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US Campaign Steering Committee Statement on the Geneva Accords

DECEMBER 10, 2003

International attention has recently focused on the "Geneva Accord" signed by Palestinian and Israeli negotiators in their private capacity earlier this month.

The US Campaign to End Israeli Occupation supports all genuine efforts to achieve peace between Palestinians and Israelis. We have carefully reviewed the Geneva Accord and note that it is an advance over earlier official negotiations such as the Taba Talks, Camp David, and the Oslo Accords. That advance is particularly apparent in its references to the goal of eliminating all weapons of mass destruction in the Middle East region. (See links at the end of this message for articles analyzing the pros and cons of Geneva).

However, as has been the case with previous initiatives, the Geneva Accord does not fully apply international law and human rights to the conflict. We continue to believe this is the only approach that will result in a just and lasting peace.

Today, December 10, 2003, marks International Human Rights Day. It is fitting to reaffirm the principles of human rights and to recall some of the ways in which international law applies to the Palestinian-Israeli conflict.

International law provides for self-determination, the right of refugees to return, the inadmissibility of the acquisition of territory by war, the need to safeguard the rights of populations under occupation, and the illegality of any change in the status of the occupied land.

The Geneva Accord would not fulfill international law in the following important ways:

* Without consultation with the Palestinian people, Palestinian self-determination would be given expression in a truncated state that does not enjoy full sovereignty over borders, airspace, natural resources, and economic development, and that remains under Israeli and international oversight arrangements that can be renewed indefinitely.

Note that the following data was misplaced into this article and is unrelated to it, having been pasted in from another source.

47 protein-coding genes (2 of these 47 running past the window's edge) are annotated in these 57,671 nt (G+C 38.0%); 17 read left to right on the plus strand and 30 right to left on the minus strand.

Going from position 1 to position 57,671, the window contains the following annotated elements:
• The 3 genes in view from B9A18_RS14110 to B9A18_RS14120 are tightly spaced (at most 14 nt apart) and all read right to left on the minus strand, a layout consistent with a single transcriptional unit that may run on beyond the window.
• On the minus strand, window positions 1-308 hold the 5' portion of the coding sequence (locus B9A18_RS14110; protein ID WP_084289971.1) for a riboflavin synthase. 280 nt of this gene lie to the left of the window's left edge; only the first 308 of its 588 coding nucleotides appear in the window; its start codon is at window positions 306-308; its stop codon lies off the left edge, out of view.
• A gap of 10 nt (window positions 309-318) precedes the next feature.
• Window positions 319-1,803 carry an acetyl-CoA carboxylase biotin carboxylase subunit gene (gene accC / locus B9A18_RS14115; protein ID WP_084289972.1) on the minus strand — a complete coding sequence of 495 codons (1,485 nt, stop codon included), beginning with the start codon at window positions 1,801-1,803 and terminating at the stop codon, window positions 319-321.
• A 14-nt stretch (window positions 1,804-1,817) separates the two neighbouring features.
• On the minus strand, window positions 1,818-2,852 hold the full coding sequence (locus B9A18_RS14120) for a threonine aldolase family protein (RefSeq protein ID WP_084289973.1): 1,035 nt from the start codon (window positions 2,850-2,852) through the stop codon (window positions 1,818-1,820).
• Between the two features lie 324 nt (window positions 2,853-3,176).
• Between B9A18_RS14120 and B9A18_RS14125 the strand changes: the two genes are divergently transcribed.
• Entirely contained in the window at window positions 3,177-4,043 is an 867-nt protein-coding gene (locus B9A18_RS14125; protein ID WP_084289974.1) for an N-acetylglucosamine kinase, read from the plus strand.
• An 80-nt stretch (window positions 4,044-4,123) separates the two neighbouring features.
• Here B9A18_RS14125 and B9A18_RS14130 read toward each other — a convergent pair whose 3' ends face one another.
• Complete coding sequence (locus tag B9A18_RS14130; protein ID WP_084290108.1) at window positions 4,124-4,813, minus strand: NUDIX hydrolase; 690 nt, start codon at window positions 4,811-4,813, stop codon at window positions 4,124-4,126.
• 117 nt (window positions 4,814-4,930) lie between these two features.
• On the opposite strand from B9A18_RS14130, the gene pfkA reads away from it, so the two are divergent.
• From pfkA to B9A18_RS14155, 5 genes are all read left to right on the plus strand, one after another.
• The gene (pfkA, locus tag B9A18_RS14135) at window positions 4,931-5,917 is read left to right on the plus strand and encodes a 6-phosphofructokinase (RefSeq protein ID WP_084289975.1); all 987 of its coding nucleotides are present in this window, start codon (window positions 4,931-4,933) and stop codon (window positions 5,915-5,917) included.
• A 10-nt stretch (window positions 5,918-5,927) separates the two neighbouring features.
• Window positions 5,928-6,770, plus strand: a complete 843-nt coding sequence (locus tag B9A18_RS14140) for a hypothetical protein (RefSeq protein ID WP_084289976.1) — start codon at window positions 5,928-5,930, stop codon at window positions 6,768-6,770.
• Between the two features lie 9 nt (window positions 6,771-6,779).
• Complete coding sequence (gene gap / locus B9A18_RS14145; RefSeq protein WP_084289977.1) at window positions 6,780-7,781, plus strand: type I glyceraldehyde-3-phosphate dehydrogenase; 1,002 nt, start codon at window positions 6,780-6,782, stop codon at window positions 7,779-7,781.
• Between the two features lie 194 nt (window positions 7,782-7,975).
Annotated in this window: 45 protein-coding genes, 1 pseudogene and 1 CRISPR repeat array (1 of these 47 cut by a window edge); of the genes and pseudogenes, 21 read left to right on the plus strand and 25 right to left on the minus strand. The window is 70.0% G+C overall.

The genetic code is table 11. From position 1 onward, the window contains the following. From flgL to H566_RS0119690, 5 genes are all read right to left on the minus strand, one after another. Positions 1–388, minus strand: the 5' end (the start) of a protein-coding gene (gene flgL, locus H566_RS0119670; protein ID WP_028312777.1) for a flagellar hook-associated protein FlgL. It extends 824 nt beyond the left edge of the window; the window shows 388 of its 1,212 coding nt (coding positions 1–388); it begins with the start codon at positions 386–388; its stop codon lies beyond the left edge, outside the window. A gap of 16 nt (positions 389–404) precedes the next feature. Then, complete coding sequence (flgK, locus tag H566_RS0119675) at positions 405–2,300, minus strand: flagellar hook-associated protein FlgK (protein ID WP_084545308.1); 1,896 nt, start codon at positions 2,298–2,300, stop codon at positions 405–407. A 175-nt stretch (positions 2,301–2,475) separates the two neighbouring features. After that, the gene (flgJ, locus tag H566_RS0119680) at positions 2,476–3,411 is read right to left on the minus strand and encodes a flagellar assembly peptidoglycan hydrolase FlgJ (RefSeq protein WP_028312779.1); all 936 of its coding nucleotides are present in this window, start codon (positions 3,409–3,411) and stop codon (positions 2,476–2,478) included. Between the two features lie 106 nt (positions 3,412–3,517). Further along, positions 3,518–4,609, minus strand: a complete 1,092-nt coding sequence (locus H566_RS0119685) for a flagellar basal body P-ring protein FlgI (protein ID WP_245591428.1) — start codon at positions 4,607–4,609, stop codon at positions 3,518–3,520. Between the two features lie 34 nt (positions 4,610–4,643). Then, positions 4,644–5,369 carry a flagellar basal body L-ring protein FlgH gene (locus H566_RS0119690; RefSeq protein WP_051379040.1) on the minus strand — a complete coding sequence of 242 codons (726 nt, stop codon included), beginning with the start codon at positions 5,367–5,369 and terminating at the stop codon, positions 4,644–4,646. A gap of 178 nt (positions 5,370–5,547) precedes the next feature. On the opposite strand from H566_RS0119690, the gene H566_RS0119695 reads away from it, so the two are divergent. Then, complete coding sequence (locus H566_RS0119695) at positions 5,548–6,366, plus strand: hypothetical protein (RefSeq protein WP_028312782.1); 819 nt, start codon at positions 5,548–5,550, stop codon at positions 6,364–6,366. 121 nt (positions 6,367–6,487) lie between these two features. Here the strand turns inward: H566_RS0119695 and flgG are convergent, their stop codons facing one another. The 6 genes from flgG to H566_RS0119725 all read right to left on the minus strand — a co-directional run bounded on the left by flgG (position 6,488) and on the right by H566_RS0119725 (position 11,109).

* There is no complete end to occupation: instead, substantial numbers of illegal Israeli settlements in Jerusalem and the West Bank are legitimized through annexation to Israel.

* With regard to the right of Palestinian refugees to return to their homes, Israel is given the authority to decide how many will return, if any, to the part of Palestine that became Israel in 1948, in violation of the commitment Israel made when it joined the United Nations.

* The Accord would make it impossible for Palestinians to claim compensation for the destruction and loss of property and resources during the years of occupation itself. Under international law, Palestinians are entitled to compensation for these and other illegal acts by the occupying power.

The Geneva Accord continues the unfortunate pattern of previous peace efforts, building up people's hopes and diverting their energies through high profile negotiations and agreements that never fully address the roots of the conflict. We believe that these failures share a common denominator: lack of political will to end the Israeli occupation and guarantee equal rights for all people.

We believe that we must redouble our efforts to educate and organize Americans concerning our government's role in blocking the application of human rights and international law to the Israeli-Palestinian conflict. Otherwise, we will face more failed diplomatic initiatives that further postpone the possibility of bringing about just and lasting peace.

In solidarity,
The Steering Committee
The US Campaign to End the Israeli Occupation


* Critique of the Geneva Accord, Phyllis Bennis, US Campaign co-chair and fellow at the Institute of Policy Studies

* "The Israeli Text and Context of the Geneva Accord," Shiko Behar and Michael Warschawski

* Electronic Intifada Editorial: The Geneva Accord: Beyond Time and Space, published in Challenge magazine, November 3, 2003

* US Campaign Fact Sheet #2: "Ending the Occupation: It's the Law"